The total program of the eight-year school will devote a third of the student’s time to what is described as “training for socially useful labor.” Among other things, the program will include the acquisition of elementary knowledge about major branches of production; skills in measuring, computing, reading of blueprints, and processing the most common materials; and manual work in study shops and on training-and-cxperimcntal sectors. From the third grade on there will be two hours a week of such work as cleaning classrooms and school grounds, repairing furniture, and working in school lunchrooms and libraries. In addition, home economics courses will provide instruction to girls from the fifth to the eighth grades in dressmaking, sewing, and cooking, and to boys in the fifth grade on how to take care of homes, clothing, and footwear.
The new study plans provide for continuity between the eight-year school and the new threeyear labor-polytechnical high school. The content of the science courses on the secondary level, however, will be substantially changed to include the latest developments in science and technology. In general, more attention will be paid to the study of plastics, artificial and synthetic fibers, and rubber, and in the biology course emphasis will be placed on practical problems of agriculture and the latest achievements in agronomy.
As in the eight-year school, about one third of the total time from the ninth through the eleventh grades is assigned to the study of vocational training and production labor. Students will perfect their vocational training by working directly at industrial enterprises or on collective farms and in basic, not auxiliary jobs, and engineers, technicians, farm directors, agronomists, and skilled workers will be in charge of training them.
A network of evening schools and correspondence courses will provide ambitious graduates of the eight-year schools with essentially the same education as that of the three-year polytechnical schools. The organization of such evening schools will allow students to work full time as they learn. And similarly, evening programs in higher education will be offered to workers who have completed their secondary-school education. In fact, one of the main intentions of the whole reorganization plan is to make day and evening education on every level beyond the compulsory eight-year school virtually interchangeable in content, standards, and staff. The total picture projected by the reorganization is that of a whole nation continuously involved with improving itself by education, either day or night; but in this process study must always be combined with labor.
The law offers special privileges for those who elect to complete their higher education while working. Those in applied science fields which initially require a knowledge of complicated theoretical subjects and a heavy schedule of laboratory experience will be allowed to take time out from employment during the first two or three years. Thereafter, however, they will be expected to complete their education while engaged in practical work in staff jobs in production, laboratories, or design bureaus. In training agricultural specialists, the educational programs will be conducted in institutes organized on the basis of large state farms which possess model instructional facilities and where the farm work will be done by the students themselves.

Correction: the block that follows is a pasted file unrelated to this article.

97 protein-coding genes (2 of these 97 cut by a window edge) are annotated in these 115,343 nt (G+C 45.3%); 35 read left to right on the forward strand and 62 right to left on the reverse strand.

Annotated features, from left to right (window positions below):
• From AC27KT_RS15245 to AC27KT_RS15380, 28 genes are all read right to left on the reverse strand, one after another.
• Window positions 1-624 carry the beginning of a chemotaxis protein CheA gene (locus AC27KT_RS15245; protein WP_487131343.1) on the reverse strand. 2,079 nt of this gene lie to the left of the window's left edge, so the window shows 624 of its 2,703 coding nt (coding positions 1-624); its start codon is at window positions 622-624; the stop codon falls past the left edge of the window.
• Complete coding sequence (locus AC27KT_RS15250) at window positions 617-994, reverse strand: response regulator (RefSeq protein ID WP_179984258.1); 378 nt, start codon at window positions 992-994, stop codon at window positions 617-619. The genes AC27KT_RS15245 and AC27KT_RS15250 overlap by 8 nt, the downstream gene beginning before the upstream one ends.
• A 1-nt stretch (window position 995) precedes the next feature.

The future scientists, economists, philosophers, lawyers, and literary scholars will also be compelled by law to acquire “a certain amount of experience in socially useful labor,” which may not necessarily have any relation to their special fields of study. Even for medical students, instruction must be “combined with continuous practical work in medical and prophylactic institutions or institutions of hygiene.”
The prolongation of the whole period of formal education, an inevitable consequence of combining employment with learning, is in no sense regarded as a disadvantage by the Soviets, who argue that the completion of formal education at a more mature age will prove beneficial to the majority of young people.
The only exceptions recognized are gifted students whose unusual abilities in the arts and sciences are manifested early in life. The reorganization plan will encourage them to finish their formal education as soon as possible and then qualify for special schools in mathematics, the natural sciences, and the arts. But even these students will be expected, while learning, to engage in a certain amount of “socially useful labor.”
The reasoning supporting the educational reorganization is studded with statements concerning the need of training a people capable of developing and keeping abreast of future advances in automation, electronics, synthetic chemistry, and atomic energy. Vast labor reserves will be required if the goals of the new economic Seven Year Plan are to be achieved. But millions of students who finished their education at the end of the old seven-year schools or even ten-year schools and entered the labor force are now regarded as inadequately trained to cope with the future demands for technically skilled workers. The educational reorganization is designed to eliminate this deficiency on all levels. Soviet leaders are also aware of the economic gain to the country that would result from having all students employed while they are learning.
As the standard of living has risen, the Party leaders have become increasingly worried about the growing cleavage between the privileged managerial and intellectual class and the working classes. For the children of this privileged class, education has meant a way of avoiding manual labor and of developing ideas and tastes incompatible with Communist ideology and morality. The student disturbances at the time of the Polish and Hungarian uprisings signified to Party leaders that education was failing to inculcate in youth a proper respect for the grand design of Communism and an unwillingness to abide by the Party blueprint of Soviet life. The main cause of this failure, it was argued, was a contempt for toil. The antidote, Party leaders reasoned, was to make toil a prescribed function of all forms of education in the conviction that extensive contact with workers on the part of students would temper them and assure their loyalty to Communist ideals. “This way,” declared Khrushchev in his speech to the Young Communist League, “it will no longer be possible to say that Vanya, for instance, does not have to go in for industry, while Kolya here has no other choice.”